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The Drum Horse in the Fountain
by Christopher Joll and Anthony Weldon

The Drum Horse in the Fountain is a glorious cavalcade of individuals who have helped to write the colourful history of the Household Division. From a richly illustrated tapestry that encompasses nearly 400 years of derring-do in all corners of the world, the authors have imaginatively condensed this well-researched account into twelve entertaining chapters, each themed by an eclectic aspect of this unique military institution.

And unique it is, no better described than by HRH The Duke of Cambridge when he inspected the 1st Bn Grenadier Guards and 2nd Bn Scots Fusilier Guards prior to their departure to Canada in the winter of 1861/62. ‘Some say we pet and pamper these choice troops, but when danger looms near we treat them as a Spartan mother would treat her favourite child - we send them to the first point of danger’.

Inevitably, some names have slipped through the net. Major-General Sir Henry Bentinck, KCB, formerly Coldstream Guards and Commander of the Guards Brigade in the Crimea, issued his own medal to selected members of the three Guards regiments at a time when insufficient official awards for gallantry were available. It is no accident that the VC medal ribbon is the same colour!

There were thinkers as well as doers. Major-General E Burnaby, Grenadier Guards, who had been a young company commander in the Crimea, came up with the idea of the British-European Legion, a prototype of today’s call for a Pan-European army. Later seconded to the Ottoman Sultan, he scored another first in organizing international aid for the victims of the devastating earthquake that hit the Lebanon in 1870.

Although hidden in the shadows of the intelligence world, Colonel Johnny Bevan, MC, Coldstream Guards, merits a place as Head of the innocuously named London Controlling Section for his significant contribution to Allied strategic deception. Likewise, Bill Stirling, Scots Guards, David’s elder brother, who played an energetic role in M.I.R., setting up the Special Training School at Lochailort, Tommy Langton, Irish Guards, who became a legend in the SAS and SBS, and Sir Stephen Hastings, Scots Guards, all deserve mention.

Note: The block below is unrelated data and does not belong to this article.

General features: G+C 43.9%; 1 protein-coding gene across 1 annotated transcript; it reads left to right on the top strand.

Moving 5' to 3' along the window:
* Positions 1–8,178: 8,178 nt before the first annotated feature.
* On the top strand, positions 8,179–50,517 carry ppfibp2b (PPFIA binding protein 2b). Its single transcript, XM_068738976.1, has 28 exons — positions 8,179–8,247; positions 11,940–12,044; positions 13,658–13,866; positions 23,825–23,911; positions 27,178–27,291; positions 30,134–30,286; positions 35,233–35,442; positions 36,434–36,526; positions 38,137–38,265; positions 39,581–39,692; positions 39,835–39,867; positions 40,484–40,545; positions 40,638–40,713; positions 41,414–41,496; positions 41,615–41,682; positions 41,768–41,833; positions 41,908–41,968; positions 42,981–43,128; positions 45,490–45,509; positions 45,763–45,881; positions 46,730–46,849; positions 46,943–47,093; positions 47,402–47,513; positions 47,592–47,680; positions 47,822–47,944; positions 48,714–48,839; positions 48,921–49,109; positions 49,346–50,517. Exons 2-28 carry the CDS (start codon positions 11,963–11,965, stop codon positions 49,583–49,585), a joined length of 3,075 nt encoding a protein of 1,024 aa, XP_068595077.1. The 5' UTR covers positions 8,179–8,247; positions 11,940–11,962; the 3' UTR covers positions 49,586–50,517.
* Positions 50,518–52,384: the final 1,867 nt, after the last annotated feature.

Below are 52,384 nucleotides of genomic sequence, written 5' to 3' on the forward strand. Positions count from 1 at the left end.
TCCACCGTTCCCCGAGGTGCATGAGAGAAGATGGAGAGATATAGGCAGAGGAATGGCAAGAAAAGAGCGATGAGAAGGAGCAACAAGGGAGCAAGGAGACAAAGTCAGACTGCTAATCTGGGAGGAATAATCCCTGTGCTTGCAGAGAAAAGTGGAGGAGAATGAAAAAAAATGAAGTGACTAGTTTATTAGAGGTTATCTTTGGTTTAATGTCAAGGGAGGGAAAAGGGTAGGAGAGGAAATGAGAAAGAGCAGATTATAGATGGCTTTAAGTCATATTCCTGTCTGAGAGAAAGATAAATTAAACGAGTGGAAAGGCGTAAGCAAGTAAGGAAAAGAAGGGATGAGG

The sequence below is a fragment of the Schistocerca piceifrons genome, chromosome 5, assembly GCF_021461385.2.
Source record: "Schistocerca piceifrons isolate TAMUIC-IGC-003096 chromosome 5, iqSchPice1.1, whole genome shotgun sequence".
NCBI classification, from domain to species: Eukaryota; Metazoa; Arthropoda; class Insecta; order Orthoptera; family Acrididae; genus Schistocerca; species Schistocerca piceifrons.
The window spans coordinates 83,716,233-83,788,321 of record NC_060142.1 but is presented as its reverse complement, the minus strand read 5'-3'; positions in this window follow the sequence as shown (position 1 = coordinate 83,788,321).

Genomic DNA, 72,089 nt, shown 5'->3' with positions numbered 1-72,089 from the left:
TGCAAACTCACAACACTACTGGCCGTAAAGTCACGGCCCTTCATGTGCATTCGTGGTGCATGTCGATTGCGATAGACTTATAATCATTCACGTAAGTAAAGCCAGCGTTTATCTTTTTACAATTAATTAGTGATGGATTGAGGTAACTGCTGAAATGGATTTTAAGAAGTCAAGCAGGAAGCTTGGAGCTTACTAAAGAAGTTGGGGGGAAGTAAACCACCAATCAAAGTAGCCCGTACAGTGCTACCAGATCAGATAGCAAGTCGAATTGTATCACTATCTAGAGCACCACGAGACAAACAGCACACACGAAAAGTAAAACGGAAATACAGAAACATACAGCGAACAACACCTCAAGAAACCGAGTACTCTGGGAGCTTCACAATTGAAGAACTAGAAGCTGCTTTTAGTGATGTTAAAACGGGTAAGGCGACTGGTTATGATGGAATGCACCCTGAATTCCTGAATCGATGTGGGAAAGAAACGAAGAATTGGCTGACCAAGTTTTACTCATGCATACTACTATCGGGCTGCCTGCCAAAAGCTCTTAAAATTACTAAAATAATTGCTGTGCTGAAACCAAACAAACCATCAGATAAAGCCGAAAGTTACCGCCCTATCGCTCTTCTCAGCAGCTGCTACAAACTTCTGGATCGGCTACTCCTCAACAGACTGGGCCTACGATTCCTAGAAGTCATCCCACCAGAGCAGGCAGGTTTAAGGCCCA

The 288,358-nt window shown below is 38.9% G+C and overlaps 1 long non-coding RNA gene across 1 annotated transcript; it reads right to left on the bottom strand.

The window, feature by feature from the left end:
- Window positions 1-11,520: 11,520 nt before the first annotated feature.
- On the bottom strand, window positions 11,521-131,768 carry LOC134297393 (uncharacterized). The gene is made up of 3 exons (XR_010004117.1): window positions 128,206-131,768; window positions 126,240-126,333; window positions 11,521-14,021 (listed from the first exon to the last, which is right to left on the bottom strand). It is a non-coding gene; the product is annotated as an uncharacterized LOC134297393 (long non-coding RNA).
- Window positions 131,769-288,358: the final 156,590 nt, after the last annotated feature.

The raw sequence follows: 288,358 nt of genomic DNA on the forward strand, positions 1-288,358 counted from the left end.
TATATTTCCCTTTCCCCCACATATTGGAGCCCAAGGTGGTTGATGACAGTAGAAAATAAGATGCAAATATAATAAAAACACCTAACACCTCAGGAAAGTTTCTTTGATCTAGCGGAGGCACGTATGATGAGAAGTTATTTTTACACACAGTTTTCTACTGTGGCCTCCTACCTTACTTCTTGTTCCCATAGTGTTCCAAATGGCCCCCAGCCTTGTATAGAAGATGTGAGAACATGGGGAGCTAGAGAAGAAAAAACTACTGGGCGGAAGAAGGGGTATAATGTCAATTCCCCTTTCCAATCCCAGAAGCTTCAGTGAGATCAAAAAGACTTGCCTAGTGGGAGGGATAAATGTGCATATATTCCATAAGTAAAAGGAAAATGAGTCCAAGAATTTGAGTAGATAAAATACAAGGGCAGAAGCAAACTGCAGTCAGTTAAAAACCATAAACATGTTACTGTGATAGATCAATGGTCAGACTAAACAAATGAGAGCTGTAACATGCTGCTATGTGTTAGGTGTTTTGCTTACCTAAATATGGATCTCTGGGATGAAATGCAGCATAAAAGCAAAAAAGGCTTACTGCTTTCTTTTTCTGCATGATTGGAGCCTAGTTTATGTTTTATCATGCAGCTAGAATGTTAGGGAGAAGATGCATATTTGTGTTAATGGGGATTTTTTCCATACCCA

Nevertheless, from such an extensive list to choose from, the authors are to be congratulated on their excellent selection.  With a following wind, Volume Two of this informative and immensely entertaining book will hopefully see the light of day.

For instance, there is a whole hidden history of officers who travelled the globe in the 19th and 20th centuries, so a section on Painful Peregrinations awaits. General George Pereira, CB, CMG, DSO, Grenadier Guards, leads the charge - British Military attaché in Beijing before the First World War, he went on to become one of the great Central Asian travellers and died on the road to Tibet in 1923 aged 58. And Oliver Shepard, Coldstream Guards, of the 1979 Transglobe Expedition, surely warrants a place on the podium as does intrepid walker Harry Bucknall, Coldstream Guards.

This is a book that belongs to all the Household Division and the authors deserve our thanks for showcasing many of those who created its legacy of excellence, distinction and, of course, eccentricity.

Alan Ogden

Published by Nine Elms Publishing

© Crown Copyright